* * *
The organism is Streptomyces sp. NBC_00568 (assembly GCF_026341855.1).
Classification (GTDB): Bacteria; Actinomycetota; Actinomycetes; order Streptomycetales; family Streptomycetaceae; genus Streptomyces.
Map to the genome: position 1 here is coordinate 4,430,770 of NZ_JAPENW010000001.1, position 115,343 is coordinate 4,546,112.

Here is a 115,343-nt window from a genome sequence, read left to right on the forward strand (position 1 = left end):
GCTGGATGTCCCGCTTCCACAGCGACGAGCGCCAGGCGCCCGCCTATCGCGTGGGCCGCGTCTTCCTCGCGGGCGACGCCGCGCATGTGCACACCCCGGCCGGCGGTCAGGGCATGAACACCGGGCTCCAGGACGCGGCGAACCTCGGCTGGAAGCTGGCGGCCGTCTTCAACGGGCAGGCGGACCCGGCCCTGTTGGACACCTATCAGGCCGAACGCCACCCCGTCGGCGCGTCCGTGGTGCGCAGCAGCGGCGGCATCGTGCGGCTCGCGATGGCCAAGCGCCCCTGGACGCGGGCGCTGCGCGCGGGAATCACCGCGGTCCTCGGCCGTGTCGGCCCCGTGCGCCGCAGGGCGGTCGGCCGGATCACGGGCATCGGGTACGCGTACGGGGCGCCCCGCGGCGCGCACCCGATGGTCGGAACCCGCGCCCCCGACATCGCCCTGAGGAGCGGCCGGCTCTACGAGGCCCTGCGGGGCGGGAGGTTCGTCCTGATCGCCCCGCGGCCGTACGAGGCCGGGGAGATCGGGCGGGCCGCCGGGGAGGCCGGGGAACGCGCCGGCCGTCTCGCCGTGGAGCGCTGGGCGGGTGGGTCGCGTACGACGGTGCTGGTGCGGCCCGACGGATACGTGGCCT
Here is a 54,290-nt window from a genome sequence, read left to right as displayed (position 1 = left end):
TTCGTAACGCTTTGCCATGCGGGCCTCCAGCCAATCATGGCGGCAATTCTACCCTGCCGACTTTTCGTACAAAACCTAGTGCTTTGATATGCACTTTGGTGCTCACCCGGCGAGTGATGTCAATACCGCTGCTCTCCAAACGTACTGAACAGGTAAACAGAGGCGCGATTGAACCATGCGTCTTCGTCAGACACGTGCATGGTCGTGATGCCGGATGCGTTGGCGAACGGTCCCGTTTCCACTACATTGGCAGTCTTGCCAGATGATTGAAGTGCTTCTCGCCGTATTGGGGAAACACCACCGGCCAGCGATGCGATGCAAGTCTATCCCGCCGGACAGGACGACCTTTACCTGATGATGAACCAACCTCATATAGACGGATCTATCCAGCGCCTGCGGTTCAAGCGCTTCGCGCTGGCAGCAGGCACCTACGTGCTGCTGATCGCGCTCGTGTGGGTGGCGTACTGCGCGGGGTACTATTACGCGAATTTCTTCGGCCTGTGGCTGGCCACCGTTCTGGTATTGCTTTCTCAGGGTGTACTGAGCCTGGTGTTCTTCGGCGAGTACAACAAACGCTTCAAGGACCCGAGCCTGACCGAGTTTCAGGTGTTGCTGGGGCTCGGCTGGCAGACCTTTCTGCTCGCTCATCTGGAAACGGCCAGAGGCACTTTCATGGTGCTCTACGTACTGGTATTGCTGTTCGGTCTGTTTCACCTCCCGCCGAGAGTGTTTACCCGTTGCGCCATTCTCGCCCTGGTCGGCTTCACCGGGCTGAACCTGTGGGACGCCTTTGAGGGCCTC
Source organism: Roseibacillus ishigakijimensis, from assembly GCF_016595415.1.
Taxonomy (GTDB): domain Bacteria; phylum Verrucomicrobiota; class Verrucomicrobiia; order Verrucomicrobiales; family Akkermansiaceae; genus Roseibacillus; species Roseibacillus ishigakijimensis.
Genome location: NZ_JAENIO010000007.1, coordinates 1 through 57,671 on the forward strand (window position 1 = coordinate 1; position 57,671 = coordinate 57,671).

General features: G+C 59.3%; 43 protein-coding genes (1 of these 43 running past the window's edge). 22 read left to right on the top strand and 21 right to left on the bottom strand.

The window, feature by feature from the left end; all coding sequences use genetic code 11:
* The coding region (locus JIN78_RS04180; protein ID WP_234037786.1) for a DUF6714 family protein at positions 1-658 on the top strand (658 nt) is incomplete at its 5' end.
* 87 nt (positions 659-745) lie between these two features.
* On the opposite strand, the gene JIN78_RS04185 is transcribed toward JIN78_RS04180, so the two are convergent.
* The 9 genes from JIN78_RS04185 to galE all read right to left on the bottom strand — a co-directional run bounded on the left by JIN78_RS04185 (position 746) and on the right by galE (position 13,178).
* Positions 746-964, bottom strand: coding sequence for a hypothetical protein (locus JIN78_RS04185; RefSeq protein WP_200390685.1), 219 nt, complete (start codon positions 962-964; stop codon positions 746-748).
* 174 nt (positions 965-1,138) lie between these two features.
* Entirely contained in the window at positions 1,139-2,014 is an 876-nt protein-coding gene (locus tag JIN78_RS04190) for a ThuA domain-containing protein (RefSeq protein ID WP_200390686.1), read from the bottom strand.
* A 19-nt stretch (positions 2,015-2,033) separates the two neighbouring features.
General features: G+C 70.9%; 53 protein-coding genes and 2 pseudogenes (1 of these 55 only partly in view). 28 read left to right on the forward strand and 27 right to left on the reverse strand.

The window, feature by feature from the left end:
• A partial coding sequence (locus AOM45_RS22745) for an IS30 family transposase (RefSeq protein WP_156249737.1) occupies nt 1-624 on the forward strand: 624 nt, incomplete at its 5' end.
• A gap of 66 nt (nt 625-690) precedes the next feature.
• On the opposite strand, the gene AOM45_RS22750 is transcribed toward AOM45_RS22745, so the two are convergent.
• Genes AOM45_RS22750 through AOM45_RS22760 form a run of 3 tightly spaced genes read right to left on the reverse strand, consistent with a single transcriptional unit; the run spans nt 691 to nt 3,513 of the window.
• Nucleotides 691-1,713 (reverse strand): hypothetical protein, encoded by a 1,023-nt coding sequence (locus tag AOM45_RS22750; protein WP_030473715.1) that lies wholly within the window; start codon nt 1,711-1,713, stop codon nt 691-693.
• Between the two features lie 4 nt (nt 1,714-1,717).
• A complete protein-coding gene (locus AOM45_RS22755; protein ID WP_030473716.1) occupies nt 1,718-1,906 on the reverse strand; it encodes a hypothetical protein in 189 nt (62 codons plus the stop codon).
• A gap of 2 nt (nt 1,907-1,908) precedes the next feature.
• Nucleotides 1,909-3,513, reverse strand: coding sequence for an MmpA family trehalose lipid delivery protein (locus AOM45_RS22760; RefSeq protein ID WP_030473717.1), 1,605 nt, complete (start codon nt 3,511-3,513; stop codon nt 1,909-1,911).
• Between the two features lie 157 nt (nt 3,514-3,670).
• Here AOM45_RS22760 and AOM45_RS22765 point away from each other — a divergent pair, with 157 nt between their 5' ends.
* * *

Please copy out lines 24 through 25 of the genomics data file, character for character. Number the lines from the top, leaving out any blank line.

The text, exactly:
• A gap of 66 nt (nt 625-690) precedes the next feature.
• On the opposite strand, the gene AOM45_RS22750 is transcribed toward AOM45_RS22745, so the two are convergent.